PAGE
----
The Jets seem to be balking when it comes to giving their players guaranteed dollars. That is one of the sticking points with CB Darrelle Revis, while OL Nick Mangold and LB David Harris are limited in what they can make by a rule stipulating raises this season are limited to a 30 percent increase of their prior salary.
Despite signing D’Brickashaw Ferguson — whose guaranteed money isn’t absolutely guaranteed against catastrophic injury — and Vladimir Ducasse this week, the Jets are being tight with the purse strings.
Last year the salary cap was $128M, and would’ve been raised this season. But in a year where teams are not bound to any cap, the Jets have spent around $104M including Ferguson’s contract, and $5M of that is to pay former OL Alan Faneca.
So even under the old salary cap the Jets would have roughly $24M to allocate among Mangold, Harris and Revis. In reality, they could create contracts for the remainder of their core four that would be over that cap, and not stress about it too much with several free-agent signings likely coming off the books next season.
But the Jets aren’t.
With potential training camp holdouts on the horizon on Aug. 1, the lack of spending raises questions about what the Jets' overall strategy is.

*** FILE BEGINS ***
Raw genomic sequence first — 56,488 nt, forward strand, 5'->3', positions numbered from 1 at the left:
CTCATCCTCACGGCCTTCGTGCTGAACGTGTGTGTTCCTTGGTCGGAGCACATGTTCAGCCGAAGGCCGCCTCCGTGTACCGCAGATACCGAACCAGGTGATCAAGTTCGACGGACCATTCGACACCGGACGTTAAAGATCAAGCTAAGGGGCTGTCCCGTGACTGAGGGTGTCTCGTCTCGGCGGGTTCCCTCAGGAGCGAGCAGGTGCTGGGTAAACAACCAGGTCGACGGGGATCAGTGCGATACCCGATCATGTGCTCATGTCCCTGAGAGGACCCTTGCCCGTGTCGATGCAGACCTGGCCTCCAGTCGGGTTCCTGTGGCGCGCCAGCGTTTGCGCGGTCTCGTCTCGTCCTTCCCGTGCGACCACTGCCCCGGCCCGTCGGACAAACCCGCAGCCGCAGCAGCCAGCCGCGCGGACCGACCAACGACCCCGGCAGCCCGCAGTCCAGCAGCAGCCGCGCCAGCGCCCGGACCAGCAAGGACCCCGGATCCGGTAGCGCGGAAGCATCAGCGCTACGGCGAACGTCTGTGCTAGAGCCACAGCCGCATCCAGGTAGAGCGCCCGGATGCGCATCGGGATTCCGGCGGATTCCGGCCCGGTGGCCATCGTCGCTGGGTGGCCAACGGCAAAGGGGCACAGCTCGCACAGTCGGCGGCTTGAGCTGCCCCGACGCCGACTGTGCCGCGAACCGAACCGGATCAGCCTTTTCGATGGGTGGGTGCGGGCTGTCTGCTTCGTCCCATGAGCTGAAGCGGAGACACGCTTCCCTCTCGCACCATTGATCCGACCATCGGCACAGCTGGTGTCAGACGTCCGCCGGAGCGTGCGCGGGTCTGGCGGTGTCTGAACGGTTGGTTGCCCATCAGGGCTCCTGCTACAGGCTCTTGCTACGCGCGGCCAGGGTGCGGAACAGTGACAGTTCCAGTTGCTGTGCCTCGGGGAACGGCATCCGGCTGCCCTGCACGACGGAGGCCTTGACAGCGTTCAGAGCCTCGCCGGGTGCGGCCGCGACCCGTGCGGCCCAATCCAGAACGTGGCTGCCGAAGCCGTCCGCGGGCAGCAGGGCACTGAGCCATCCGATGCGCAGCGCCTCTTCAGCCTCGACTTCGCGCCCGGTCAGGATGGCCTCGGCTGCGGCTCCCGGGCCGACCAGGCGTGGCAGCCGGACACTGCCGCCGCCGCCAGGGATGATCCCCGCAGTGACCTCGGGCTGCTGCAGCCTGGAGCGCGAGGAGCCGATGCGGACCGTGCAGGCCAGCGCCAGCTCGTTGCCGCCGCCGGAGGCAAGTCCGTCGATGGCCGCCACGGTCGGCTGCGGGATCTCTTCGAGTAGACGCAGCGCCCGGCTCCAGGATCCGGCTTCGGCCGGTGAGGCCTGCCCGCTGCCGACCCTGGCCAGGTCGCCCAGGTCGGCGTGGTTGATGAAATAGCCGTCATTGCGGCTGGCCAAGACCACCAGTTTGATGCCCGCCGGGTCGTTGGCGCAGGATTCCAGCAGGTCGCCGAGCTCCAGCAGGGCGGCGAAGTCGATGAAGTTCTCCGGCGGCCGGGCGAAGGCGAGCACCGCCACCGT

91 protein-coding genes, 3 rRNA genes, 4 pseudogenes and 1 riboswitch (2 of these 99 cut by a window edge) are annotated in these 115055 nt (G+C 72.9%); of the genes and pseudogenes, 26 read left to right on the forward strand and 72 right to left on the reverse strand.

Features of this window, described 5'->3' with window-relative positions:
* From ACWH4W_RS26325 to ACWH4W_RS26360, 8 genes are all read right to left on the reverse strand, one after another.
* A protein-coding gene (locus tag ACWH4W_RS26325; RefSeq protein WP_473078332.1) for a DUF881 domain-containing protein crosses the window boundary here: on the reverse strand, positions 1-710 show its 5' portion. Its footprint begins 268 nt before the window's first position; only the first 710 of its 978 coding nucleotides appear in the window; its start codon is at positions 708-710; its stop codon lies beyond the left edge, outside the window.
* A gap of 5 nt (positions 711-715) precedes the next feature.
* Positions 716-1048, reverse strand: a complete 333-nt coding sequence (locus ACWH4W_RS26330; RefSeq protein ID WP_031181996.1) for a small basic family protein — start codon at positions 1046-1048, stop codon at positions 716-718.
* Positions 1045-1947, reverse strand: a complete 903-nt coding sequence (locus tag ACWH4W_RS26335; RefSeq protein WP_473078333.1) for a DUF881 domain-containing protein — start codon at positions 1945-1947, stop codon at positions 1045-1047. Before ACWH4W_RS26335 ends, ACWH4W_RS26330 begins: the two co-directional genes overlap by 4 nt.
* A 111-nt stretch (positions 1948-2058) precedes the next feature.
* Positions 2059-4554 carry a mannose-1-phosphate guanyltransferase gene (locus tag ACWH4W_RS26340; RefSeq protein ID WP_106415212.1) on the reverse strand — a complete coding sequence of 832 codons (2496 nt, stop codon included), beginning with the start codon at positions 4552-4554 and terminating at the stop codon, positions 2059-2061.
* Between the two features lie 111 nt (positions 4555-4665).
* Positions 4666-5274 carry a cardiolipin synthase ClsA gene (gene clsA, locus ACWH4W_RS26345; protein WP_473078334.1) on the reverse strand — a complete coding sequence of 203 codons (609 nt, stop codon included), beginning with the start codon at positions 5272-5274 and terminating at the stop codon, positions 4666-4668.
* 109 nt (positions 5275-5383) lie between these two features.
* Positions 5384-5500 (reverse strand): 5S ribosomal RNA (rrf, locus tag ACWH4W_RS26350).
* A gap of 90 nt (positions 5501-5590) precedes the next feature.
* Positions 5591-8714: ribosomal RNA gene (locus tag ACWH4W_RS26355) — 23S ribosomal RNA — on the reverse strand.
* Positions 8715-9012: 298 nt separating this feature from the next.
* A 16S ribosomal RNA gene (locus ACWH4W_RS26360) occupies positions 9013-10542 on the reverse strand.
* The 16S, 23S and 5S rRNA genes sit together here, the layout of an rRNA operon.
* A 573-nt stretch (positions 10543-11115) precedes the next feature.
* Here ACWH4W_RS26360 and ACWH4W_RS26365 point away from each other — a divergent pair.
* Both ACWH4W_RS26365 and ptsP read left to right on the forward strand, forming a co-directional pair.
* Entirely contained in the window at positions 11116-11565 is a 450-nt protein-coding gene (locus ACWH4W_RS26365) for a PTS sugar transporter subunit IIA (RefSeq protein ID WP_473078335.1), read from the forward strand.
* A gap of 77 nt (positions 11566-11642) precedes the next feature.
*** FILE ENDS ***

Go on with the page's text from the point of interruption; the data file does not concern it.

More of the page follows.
A close look at D’Brickashaw Ferguson’s contract shows that the left tackle is not getting as much guaranteed money as originally reported because, after the first season, his money may not be secured against a catastrophic injury if it kept him off the roster the following season.
That may not be a stipulation other players will agree to after seeing Leon Washington traded to Seattle after suffering a gruesome leg injury in a game last season.
Woody Johnson says that the Jets are a business, and that he has to run it like a business. On Wall Street that would mean bonuses for your top producers after a banner year, but the Jets seem to be following a different business model.
Training camp opens Aug. 1 in Cortland, and it’s a date that is fast approaching.